For uninsured mortgages, current B-20 Guidelines do not specify limits on GDS and TDS and leaves it up to the banks to implement prudent debt service metrics based on their RMUPs (residential mortgage underwriting policies).
OSFI is considering the following amendments:
- Add GDS / TDS definitions and formulas for uninsured mortgages,
- Add GDS / TDS limits which could be graduated or tiered based on risk,
- An explicit amortization limit used for qualification (note: the shorter the amortization, the more restrictive – i.e., 25 year vs. 30 year amortization).
3. Stress Test Amendments
The third category of changes that OSFI is considering is with respect to the stress test (a.k.a. the MQR which stands for Minimum Qualifying Rate).
Currently, the MQR is used when calculating the mortgage payment for GDS and TDS ratios. As part of its annual review, on December 15, 2022, OSFI held the MQR steady, at the greater of 5.25% or the mortgage contractual rate plus 2%.
Changes OSFI is considering:
- Making the stress test harder for variable rate and/or shorter term fixed rate mortgages. As illustrated in the below chart, during late 2021 and early 2022, the percentage of variable rate mortgage originations (vs. fixed) climbed above 50%.
- Apply the MQR to a borrower’s total debt service (i.e., for other existing mortgages and non-mortgage debt obligations held by the borrower).
- Test of affordability and other debt serviceability measures for non-mortgage retail lending outside of B-20.
While a more secure banking sector with lower exposure to risk is a good thing, many are concerned with the timing (and depth) of these OSFI proposals. Many Canadians are already in a position where their indebtedness has increased, rates have increased, and there is a looming recession. Couple that with several other housing related regulations coming into force in 2023 including:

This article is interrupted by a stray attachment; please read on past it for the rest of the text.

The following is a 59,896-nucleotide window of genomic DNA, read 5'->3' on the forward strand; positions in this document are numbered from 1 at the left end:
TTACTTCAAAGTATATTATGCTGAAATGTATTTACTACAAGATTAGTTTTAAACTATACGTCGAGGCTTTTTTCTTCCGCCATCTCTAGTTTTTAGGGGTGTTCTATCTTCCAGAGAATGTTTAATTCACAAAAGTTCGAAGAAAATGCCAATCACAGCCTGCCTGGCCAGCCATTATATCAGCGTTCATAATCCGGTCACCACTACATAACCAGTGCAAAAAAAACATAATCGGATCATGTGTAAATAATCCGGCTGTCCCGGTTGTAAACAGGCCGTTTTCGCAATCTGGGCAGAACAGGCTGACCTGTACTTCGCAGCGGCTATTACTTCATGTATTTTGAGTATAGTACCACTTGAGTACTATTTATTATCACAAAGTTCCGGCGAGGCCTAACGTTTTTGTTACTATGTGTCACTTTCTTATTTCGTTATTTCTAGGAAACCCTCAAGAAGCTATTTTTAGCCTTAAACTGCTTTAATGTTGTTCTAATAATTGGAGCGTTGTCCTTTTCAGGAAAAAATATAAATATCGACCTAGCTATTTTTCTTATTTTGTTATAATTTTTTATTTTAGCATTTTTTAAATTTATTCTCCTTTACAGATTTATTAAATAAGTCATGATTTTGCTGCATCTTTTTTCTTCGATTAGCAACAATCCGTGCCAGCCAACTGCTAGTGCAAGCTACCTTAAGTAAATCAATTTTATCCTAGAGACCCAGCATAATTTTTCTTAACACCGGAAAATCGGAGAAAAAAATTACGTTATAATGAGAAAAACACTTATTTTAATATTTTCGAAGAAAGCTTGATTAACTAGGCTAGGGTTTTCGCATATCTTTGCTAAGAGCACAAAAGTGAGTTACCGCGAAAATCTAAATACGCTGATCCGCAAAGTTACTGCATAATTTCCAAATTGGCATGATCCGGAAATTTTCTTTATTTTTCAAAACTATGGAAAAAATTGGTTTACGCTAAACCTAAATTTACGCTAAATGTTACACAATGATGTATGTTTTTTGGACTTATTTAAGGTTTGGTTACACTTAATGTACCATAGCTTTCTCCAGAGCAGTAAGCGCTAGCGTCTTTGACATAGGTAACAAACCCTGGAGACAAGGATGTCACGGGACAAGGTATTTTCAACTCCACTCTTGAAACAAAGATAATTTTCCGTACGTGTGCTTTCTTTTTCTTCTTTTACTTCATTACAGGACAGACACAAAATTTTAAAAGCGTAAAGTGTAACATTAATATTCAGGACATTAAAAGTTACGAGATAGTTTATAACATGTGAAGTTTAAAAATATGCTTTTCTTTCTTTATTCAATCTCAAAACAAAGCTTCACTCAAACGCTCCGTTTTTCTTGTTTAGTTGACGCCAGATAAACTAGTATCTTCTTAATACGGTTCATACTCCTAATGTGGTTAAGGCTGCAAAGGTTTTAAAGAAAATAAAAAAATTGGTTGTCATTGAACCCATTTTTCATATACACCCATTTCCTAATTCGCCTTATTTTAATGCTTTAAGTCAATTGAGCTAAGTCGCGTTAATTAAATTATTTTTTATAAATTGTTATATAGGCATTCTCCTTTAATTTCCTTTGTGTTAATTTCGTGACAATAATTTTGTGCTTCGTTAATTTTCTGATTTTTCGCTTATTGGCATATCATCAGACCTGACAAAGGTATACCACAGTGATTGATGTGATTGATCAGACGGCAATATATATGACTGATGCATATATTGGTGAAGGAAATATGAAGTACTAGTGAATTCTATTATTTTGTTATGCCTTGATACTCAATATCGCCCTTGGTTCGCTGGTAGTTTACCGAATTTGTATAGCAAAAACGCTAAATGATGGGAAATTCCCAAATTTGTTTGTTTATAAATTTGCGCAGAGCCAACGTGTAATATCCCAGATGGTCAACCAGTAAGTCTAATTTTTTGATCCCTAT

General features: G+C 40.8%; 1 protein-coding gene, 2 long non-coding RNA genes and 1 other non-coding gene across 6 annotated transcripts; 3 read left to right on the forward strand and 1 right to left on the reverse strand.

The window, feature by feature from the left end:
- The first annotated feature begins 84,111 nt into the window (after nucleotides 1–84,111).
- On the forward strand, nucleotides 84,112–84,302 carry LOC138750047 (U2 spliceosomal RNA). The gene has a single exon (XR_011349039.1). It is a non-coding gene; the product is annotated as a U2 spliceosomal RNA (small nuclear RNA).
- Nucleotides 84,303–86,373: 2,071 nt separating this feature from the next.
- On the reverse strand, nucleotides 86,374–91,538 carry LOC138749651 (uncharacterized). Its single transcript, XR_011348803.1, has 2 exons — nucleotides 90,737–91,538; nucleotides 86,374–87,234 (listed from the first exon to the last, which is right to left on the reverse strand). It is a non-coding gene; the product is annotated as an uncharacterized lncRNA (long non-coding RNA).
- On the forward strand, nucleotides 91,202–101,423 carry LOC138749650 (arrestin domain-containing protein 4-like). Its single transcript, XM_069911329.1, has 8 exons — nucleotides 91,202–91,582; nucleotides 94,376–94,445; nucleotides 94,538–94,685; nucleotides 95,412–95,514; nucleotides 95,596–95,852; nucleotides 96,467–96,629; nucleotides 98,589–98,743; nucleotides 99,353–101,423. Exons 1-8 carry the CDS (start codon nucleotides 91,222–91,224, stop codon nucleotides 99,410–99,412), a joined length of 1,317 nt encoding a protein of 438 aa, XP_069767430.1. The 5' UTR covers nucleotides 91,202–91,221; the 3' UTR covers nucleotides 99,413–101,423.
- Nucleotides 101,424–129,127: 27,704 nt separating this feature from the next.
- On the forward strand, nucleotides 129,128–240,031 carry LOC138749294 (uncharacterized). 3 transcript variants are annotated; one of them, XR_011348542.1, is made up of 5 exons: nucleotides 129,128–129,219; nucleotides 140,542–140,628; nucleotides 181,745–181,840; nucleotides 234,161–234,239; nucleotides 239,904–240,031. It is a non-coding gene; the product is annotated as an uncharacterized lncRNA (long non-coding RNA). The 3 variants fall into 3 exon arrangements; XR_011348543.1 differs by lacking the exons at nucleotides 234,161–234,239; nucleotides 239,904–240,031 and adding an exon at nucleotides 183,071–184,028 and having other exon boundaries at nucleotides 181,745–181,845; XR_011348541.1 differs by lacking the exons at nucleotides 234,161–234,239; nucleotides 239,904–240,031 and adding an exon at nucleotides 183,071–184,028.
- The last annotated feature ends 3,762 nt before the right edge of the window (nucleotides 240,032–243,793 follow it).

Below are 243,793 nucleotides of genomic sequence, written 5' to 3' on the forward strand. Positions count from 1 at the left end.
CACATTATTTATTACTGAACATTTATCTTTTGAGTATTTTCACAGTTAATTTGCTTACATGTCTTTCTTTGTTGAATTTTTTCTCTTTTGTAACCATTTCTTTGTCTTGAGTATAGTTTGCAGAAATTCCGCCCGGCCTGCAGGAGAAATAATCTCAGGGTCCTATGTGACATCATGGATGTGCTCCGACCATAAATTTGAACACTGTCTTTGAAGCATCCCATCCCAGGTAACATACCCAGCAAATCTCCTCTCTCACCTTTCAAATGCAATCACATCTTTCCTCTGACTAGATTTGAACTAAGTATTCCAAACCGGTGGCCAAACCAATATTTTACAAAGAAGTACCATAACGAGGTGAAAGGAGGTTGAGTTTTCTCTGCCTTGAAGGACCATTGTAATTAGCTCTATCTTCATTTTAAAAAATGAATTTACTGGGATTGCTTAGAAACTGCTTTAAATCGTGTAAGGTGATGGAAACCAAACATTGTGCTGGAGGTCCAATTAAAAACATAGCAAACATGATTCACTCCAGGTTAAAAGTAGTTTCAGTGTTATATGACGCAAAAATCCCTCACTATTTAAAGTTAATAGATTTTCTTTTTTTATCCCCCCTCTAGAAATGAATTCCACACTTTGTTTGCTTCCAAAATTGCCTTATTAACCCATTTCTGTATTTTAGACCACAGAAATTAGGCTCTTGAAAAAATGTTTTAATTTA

- Prohibition on the Purchase of Residential Property by Non-Canadians (Foreign Buyers Ban) - Vacant Home Tax
- Anti-Flipping Tax on Residential Properties
Making it more difficult to access lower-cost capital in the current market conditions could have unintended consequences such as pushing people to provincial regulated lenders (i.e., credit unions*), or higher cost solutions, which could end up creating a different set of challenges in the long term. Only time will tell which of these OSFI proposals are implemented, and it will definitely be something we monitor closely.
*NOTE: OSFI is seeking stakeholder feedback on these proposed measures until April 14, 2023. The feedback will be used to draft amendments to B-20 which will then be issued for public consultation at a future date.
If a borrower is concerned they will miss one or more mortgage payments, it is important they take action right away, and BEFORE, they miss their payment(s). Ultimately, lenders/banks don’t want their clients to default, and they are often very willing to work out a custom solution to try and help.
What follows is a list of potential payment relief options that may be available:
- Requesting a payment pause from the lender/bank. These payment deferrals may be available, but will vary from bank to bank. It is important to talk to the lender/bank before a missed payment, as that could severely limit the available options.
- Request an amortization extension. By extending the mortgage amortization, you are spreading out the time it will take to pay off the mortgage, thereby reducing the monthly payments.
- Consider a debt restructure or consolidation. There may be options to consolidate or restructure existing mortgage and/or non-mortgage loans into an overall lower cost of borrowing.
- Combination products (combined mortgage and line of credit products). These products may provide some short-term payment relief, as you can draw from the line of credit to make the monthly mortgage payment. Some products can be set up to do this automatically.
- Reverse mortgages. Reverse mortgages have specific qualifying criteria, but require no ongoing payments. Instead, the monthly interest costs are added to the mortgage amount, which grows over time.
To discuss any of the above in more detail, please reach out to a member of the Outline Financial team at any time.